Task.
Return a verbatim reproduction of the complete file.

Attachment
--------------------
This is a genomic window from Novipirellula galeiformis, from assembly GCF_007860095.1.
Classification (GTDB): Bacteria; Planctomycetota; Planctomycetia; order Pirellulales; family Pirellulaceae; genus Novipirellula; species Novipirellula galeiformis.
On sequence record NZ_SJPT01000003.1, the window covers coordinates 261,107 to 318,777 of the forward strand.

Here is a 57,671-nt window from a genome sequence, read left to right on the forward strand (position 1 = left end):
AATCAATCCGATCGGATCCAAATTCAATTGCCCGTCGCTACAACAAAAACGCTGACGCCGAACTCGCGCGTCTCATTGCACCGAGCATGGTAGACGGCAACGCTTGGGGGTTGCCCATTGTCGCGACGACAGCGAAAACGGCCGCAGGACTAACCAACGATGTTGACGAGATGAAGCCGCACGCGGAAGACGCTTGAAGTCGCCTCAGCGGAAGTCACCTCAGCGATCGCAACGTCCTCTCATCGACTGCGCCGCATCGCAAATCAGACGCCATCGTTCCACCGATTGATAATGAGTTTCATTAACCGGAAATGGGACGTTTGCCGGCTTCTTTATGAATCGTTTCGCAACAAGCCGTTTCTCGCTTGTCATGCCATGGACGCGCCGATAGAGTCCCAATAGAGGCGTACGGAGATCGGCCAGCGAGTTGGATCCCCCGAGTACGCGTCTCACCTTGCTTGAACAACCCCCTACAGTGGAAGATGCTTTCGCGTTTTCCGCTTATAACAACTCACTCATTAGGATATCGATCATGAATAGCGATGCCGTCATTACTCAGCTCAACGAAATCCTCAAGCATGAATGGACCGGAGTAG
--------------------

This is a genomic window from Novipirellula galeiformis, from assembly GCF_007860095.1.
Classification (GTDB): Bacteria; Planctomycetota; Planctomycetia; order Pirellulales; family Pirellulaceae; genus Novipirellula; species Novipirellula galeiformis.
On sequence record NZ_SJPT01000003.1, the window covers coordinates 261,107 to 318,777 of the forward strand.

Here is a 57,671-nt window from a genome sequence, read left to right on the forward strand (position 1 = left end):
AATCAATCCGATCGGATCCAAATTCAATTGCCCGTCGCTACAACAAAAACGCTGACGCCGAACTCGCGCGTCTCATTGCACCGAGCATGGTAGACGGCAACGCTTGGGGGTTGCCCATTGTCGCGACGACAGCGAAAACGGCCGCAGGACTAACCAACGATGTTGACGAGATGAAGCCGCACGCGGAAGACGCTTGAAGTCGCCTCAGCGGAAGTCACCTCAGCGATCGCAACGTCCTCTCATCGACTGCGCCGCATCGCAAATCAGACGCCATCGTTCCACCGATTGATAATGAGTTTCATTAACCGGAAATGGGACGTTTGCCGGCTTCTTTATGAATCGTTTCGCAACAAGCCGTTTCTCGCTTGTCATGCCATGGACGCGCCGATAGAGTCCCAATAGAGGCGTACGGAGATCGGCCAGCGAGTTGGATCCCCCGAGTACGCGTCTCACCTTGCTTGAACAACCCCCTACAGTGGAAGATGCTTTCGCGTTTTCCGCTTATAACAACTCACTCATTAGGATATCGATCATGAATAGCGATGCCGTCATTACTCAGCTCAACGAAATCCTCAAGCATGAATGGACCGGAGTAG